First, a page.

In situ U–Pb analysis of shocked zircon from the Charlevoix impact structure, Québec, Canada

Martin Schmieder, Barry J. Shaulis, Thomas J. Lapen, Elmar Buchner, David A. Kring

Meteoritics & Planetary Science
First Published: 19 June 2019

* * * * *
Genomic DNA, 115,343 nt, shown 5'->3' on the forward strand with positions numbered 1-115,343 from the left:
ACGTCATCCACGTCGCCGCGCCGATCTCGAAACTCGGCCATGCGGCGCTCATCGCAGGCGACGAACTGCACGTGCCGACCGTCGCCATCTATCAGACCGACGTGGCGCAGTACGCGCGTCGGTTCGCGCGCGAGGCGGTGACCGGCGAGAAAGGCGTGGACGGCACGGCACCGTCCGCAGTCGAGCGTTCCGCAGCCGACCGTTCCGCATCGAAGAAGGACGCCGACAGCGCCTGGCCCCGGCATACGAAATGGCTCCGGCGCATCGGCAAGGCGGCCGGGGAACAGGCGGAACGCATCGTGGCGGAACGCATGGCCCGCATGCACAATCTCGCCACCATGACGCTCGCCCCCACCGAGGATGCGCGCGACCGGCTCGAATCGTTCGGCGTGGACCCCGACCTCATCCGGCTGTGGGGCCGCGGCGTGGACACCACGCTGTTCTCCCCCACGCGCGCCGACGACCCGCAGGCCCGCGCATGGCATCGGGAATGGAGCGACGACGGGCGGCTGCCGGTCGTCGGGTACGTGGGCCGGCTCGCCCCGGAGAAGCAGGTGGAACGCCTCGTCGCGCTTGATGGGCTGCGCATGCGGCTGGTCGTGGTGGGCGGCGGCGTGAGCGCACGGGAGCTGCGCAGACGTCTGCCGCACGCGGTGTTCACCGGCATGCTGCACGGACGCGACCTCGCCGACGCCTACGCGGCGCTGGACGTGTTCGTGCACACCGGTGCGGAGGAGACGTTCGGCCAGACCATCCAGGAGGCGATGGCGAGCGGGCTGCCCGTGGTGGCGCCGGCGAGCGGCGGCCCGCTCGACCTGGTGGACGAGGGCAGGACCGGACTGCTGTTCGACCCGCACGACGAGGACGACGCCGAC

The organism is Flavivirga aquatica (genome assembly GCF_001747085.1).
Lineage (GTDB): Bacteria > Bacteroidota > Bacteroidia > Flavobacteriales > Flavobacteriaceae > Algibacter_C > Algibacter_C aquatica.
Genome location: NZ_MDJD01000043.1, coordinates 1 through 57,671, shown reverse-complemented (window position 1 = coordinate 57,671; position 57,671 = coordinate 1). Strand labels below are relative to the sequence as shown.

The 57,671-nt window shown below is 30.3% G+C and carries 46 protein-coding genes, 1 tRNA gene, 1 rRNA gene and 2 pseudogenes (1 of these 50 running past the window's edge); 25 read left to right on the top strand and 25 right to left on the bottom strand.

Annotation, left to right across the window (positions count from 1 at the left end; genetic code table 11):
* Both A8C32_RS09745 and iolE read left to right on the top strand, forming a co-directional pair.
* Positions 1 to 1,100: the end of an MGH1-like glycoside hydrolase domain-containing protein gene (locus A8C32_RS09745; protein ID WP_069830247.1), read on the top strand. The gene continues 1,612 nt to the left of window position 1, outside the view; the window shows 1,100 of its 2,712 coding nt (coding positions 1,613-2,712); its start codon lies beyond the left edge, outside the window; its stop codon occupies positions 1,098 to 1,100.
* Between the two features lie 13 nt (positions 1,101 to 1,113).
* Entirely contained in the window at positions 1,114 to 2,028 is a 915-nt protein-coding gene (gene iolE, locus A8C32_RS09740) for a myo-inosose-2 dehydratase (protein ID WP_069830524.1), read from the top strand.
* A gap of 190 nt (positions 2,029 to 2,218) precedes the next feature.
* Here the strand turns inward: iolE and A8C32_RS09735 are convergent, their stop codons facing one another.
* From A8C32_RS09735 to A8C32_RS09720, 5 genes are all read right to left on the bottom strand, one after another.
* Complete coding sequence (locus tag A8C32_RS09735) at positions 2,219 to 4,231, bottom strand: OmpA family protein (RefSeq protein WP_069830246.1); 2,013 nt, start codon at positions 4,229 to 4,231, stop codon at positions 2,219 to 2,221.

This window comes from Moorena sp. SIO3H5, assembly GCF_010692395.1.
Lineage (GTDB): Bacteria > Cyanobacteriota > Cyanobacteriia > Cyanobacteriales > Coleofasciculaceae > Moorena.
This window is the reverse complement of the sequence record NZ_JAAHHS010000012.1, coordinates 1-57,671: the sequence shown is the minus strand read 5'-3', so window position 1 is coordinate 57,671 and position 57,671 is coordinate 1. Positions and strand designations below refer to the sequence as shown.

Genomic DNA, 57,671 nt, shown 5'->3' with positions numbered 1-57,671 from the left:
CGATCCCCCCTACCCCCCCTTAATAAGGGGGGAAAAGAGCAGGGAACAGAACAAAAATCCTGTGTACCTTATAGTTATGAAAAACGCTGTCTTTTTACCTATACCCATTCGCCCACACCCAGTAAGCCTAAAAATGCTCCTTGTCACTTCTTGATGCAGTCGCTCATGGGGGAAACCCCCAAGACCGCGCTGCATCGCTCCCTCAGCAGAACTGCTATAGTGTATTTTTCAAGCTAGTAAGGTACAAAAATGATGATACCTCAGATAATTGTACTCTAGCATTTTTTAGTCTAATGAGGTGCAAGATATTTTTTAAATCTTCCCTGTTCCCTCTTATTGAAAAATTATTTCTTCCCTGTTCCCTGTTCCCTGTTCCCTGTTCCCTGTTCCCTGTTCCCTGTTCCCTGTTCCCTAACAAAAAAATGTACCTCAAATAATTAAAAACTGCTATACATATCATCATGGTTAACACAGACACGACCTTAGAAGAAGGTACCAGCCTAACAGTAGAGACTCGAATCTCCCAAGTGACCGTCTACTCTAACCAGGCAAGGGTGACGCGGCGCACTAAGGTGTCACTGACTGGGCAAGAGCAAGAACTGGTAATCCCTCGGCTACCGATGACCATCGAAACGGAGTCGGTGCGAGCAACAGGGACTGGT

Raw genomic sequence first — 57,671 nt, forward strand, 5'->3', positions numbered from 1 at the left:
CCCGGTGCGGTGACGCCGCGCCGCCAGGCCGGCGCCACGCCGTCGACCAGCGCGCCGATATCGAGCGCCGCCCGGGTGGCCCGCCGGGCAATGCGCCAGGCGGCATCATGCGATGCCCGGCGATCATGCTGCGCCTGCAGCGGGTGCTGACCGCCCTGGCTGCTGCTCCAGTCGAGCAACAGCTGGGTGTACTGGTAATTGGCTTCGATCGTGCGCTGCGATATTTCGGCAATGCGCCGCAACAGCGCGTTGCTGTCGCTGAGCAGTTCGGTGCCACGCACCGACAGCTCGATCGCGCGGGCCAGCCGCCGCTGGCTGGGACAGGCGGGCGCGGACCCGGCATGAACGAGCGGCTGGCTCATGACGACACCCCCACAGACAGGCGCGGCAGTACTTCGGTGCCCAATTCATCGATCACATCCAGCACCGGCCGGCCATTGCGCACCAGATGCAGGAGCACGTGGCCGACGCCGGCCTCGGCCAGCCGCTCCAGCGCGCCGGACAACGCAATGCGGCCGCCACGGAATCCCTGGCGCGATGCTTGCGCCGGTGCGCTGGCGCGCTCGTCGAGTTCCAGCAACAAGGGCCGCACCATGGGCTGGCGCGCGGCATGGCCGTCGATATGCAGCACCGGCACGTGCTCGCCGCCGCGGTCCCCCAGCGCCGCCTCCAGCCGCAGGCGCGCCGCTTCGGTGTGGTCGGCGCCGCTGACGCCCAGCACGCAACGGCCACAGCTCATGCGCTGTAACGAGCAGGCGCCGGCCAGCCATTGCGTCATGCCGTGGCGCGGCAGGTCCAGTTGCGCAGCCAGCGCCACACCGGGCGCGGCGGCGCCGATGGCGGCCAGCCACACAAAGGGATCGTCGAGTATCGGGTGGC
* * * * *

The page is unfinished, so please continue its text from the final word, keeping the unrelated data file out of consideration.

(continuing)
“Laser ablation inductively coupled plasma‐mass spectrometry (LA‐ICP‐MS) U–Pb geochronology of shocked zircon grains in a vesicular‐fluidal impact melt rock from the ≥54 km Charlevoix impact structure, Québec, Canada, suggests an Ordovician to Silurian age of 450 ± 20 Ma for the impact. This age is anchored by concordant U–Pb results of ~450 Ma for a U‐rich, cryptocrystalline zircon grain in the melt rock, interpreted as a recrystallized metamict zircon crystal; the U–Th–Pb system of the metamict grain was seemingly chronometrically reset by the Charlevoix impact, but withstood later tectonometamorphic events. The new zircon age for Charlevoix is in agreement with a stratigraphically constrained Late Ordovician maximum age of ~453 Ma and corroborates earlier suggestions that the impact occurred most likely in the Ordovician, and not ~100 Myr later, as indicated by previous K/Ar and 40Ar/39Ar geochronologic results. The latter may reflect postimpact thermal overprint of impactites during the Salinian (Late Silurian to Early Devonian) and/or Acadian (Late Devonian) orogenies. U–Pb geochronology of zircon crystals in anorthosite exposed in the central uplift of the impact structure yielded a Grenvillian crystallization age of 1062 ± 11 Ma. The preferred Ordovician age for the Charlevoix impact structure, which is partially overthrusted by the Appalachian front, suggests the impact occurred during a phase of Taconian tectonism and an episode of enhanced asteroid bombardment of the Earth. Our results, moreover, demonstrate that (recrystallized) metamict zircon grains may be of particular interest in impact geochronology.”